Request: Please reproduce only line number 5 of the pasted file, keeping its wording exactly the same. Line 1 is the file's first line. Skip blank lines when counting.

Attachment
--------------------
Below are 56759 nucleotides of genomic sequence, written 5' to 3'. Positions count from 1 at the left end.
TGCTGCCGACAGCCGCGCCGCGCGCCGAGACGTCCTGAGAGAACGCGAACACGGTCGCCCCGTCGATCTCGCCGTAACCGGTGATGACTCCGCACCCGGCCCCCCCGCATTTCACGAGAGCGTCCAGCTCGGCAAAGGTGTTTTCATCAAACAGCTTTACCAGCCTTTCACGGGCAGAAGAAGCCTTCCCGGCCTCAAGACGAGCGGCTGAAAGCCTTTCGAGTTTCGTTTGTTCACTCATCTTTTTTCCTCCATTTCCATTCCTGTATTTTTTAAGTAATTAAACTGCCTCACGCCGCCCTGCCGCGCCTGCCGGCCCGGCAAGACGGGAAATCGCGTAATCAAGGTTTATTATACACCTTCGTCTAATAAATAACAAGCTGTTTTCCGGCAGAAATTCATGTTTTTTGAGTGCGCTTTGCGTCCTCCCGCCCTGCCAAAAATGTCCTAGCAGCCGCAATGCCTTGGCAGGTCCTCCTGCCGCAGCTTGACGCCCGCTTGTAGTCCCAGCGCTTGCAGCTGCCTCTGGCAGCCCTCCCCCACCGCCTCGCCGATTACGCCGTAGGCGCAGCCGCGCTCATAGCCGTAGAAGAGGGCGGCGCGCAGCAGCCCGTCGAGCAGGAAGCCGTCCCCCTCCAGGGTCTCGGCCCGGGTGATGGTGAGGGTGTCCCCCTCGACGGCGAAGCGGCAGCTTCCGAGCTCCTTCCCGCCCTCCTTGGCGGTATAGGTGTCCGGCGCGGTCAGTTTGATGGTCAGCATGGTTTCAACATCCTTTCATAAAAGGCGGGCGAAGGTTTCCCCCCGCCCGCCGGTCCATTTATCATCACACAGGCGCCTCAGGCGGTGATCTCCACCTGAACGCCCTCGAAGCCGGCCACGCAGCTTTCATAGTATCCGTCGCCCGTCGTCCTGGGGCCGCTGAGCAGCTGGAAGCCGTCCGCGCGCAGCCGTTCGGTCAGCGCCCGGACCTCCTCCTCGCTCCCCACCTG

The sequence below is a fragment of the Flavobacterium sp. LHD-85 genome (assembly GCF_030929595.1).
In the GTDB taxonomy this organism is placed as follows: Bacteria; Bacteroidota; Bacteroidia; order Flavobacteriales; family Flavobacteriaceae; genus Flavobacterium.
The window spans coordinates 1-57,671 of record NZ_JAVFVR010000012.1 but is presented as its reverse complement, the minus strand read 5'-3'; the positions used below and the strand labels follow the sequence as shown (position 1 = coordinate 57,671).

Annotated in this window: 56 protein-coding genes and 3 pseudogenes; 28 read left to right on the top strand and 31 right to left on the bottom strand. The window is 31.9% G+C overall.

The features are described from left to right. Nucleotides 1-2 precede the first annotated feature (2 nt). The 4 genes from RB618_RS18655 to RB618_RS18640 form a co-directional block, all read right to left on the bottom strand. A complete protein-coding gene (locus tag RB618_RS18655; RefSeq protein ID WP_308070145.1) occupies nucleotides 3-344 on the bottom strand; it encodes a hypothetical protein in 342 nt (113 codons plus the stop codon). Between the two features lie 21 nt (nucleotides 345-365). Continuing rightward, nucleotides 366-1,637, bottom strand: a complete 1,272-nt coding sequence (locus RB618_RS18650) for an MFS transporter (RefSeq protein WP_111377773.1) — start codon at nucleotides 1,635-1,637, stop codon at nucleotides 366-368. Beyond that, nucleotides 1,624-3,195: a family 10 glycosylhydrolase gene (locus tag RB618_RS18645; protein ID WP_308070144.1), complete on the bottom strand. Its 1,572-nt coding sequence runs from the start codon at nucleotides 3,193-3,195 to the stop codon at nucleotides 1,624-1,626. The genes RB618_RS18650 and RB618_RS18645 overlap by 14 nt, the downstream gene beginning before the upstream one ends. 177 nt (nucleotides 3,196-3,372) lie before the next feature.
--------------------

The window spans coordinates 1-57,671 of record NZ_JAVFVR010000012.1 but is presented as its reverse complement, the minus strand read 5'-3'; the positions used below and the strand labels follow the sequence as shown (position 1 = coordinate 57,671).